Tunnels are met frequently constantly in these parts. This one is more than 10km long!->

In some places, as one tunnel ends another one – or two – appears! ->

Inside the tunnels – post-modern hi-tech designer vibes. Apparently the rings of light help drivers concentrate and stay alert. Don’t think I’ve seen such phenomena in America or Europe…

Most of the highways we took appeared to be brand new (and, as mentioned – mostly empty). I wonder why? Are the roads built with the future in mind, when there’ll be more vehicles on the roads?…

Woah: knife and fork. But everyone here eats with chopsticks! ->

Now for a few words about transportation infrastructure. The roadside services and conveniences were all mostly large, looked brand new (with more than half of the individual shop spaces to let still empty) – and with practically no customers:

Actually – a closer look showed there weren’t any staff working there either: most things were closed – for now…

The filling station works, but no one’s about:

Yes, it seems they’re just planning well ahead – making sure everything’s in place for future demand. I’ve noticed it’s a trend across the country – including in its more populated regions.

Btw, all the highways are toll roads. Pros: (i) they’re accessible from anywhere and you only pay upon exit; (ii) road quality is exceptionally high. Cons: you gotta pay to drive on them (but I never did find out how much you’ve got to pay).

+1 con: the speed limits are low and strictly enforced. Normally 110 for cars and 90 for trucks and buses. Sometimes it gets up to 120 and 100. And there’s no pushing one’s luck going above the speed limit by around 10%; we observed this with our driver: if the speed limit’s 90, he stick to 90 and never above.

And there are speed cameras everywhere – in places literally every couple of hundred meters or so! ->

Ah yes – there’s another +1 con: China never signed the Vienna Convention on Road Traffic, so internationally recognized and generally accepted road rules don’t cut it here – and neither do international driving licenses. Getting a Chinese driving license is real tricky for foreigners; I’m not sure quite how, but down the years I’ve been told by different European driver-tourists that it’s a mega pain in the posterior.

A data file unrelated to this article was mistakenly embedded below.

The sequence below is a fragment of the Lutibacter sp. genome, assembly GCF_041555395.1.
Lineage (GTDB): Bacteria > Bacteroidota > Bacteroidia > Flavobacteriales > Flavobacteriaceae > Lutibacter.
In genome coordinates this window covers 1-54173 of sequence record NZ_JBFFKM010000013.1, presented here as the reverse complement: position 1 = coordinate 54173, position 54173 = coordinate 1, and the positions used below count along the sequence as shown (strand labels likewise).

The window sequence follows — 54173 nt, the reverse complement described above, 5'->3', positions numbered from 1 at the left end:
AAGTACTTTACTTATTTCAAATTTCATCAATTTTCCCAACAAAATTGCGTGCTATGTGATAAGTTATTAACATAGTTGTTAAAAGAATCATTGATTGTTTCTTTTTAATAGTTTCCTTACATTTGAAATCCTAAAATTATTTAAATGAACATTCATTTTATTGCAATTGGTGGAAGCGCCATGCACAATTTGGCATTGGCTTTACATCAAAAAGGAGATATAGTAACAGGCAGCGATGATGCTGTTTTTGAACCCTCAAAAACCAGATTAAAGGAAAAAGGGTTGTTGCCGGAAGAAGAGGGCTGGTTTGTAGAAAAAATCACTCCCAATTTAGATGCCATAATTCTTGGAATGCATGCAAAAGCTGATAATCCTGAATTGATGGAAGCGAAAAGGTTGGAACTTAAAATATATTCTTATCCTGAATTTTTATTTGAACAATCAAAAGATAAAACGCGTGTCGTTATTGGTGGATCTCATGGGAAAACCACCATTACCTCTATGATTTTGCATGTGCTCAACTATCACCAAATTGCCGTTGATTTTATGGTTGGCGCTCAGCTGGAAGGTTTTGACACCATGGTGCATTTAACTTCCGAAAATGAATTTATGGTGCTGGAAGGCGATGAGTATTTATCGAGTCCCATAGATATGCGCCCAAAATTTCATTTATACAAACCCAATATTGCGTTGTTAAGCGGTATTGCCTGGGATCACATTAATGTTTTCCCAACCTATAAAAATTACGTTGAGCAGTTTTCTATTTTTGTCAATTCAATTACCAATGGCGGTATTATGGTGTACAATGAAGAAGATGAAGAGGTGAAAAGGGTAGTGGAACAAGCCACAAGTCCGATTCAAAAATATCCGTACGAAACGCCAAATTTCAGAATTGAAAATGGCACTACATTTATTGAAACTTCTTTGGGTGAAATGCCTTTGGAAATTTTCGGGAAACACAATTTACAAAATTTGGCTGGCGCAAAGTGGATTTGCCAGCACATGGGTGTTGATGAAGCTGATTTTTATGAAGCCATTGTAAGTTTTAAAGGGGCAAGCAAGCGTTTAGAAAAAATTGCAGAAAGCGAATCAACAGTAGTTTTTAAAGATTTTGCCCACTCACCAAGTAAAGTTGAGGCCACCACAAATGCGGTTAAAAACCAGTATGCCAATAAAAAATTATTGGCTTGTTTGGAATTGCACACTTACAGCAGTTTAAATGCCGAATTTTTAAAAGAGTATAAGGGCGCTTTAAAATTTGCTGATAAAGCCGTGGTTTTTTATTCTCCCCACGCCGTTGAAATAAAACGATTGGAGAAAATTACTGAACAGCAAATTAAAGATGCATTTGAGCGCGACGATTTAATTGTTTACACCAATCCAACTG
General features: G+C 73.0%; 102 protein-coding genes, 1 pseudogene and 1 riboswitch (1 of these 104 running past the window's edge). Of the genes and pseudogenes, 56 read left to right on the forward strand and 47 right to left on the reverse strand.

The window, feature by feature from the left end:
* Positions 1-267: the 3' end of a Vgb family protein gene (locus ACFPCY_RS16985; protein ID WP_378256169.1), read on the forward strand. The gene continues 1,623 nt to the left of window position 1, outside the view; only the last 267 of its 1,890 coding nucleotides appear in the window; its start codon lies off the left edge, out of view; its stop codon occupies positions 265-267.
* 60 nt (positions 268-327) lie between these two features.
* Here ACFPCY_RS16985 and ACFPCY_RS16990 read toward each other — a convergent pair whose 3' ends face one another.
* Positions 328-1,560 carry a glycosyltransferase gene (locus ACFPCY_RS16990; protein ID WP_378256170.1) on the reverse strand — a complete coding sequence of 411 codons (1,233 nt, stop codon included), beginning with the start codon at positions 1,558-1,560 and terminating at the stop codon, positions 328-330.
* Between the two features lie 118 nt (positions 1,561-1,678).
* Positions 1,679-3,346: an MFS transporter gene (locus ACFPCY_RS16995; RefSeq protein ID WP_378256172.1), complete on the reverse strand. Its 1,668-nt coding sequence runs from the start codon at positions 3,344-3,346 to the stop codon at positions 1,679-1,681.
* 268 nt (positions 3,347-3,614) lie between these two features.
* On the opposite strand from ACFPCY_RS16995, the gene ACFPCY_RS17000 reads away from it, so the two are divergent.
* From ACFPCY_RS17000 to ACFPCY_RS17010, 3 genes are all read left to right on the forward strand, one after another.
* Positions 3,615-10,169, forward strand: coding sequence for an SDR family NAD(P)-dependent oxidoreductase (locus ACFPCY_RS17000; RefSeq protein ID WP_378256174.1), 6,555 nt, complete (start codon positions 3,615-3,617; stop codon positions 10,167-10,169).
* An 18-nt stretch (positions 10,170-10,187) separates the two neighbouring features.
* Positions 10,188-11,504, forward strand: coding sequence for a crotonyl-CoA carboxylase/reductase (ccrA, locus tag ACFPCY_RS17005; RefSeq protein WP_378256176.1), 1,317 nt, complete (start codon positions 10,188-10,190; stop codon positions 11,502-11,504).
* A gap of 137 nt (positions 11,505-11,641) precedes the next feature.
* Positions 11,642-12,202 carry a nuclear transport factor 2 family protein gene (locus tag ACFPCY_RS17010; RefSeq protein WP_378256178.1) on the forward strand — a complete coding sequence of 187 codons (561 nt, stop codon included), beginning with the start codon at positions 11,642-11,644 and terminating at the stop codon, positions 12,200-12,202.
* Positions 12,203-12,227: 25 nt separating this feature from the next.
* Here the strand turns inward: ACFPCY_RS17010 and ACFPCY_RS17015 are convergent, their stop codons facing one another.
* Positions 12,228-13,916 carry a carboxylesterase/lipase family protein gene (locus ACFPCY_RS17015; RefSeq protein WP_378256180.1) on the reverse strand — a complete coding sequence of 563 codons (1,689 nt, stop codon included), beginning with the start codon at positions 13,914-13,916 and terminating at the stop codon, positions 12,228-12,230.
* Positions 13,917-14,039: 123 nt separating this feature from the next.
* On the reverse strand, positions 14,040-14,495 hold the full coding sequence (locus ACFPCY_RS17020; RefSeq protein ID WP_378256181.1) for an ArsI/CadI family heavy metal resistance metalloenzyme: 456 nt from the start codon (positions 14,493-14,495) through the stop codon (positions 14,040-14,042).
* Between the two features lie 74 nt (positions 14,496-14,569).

Accordingly – I recommend going by minibus or coach driven by a local, like what we did. But ideally you need more seats than you have passengers (2:1 ratio, at least), since you can be on the road for hours and hours and  days and days – and some folks like to lie down across two seats for a nap. Others check out the passing scenery, while still others catch up with emails and the news ->

The best passenger seat is the one up front with the driver – but it can get a bit scary, apparently: the passenger in the pic here, for example, perhaps not used to such an expansive windscreen, early on would emit squeals when passing oncoming vehicles on serpentine roads up in the mountains:

Here’s Shi Fu again. Good driver, good fun, most pleasant, and very friendly – pretty much like most Chinese ) ->

Meanwhile, we were back on the road: mountains, bridges, viaducts, tunnels, and wonderful views non-stop…

Occasional towns pass us by – and high-speed railroad viaducts too:

Onward. Up ahead – construction. But of course: we’re in China! ->

The speed limit comes down around built-up areas:

Heavily loaded trucks with their bulky cargoes fully covered up and secured are a common sight here:

An unfinished highway; we take the right fork ->

Interchanges – no matter how remote and vehicle-lite the location! >

My turn up front – hurray! Meanwhile the others have had enough of the passing scenery ->

I picked out “vehicle” and “road”, but that’s all. Clearly a call for safe driving ->

The road gets busier – but still: hardly heavy traffic ) ->

On and on and on we drove – for several days! Most days we were on the road for half-a-day, others – the full day. That could sound hellish; it wasn’t!…

A few photos taken by my travel companions:

Parking – ladies only? Why? Don’t know! ->

Flag dualism:

No comment! ->

Finally – we approach our next touristic port-of-call. But more about that in the next post…

All the photos from China are here.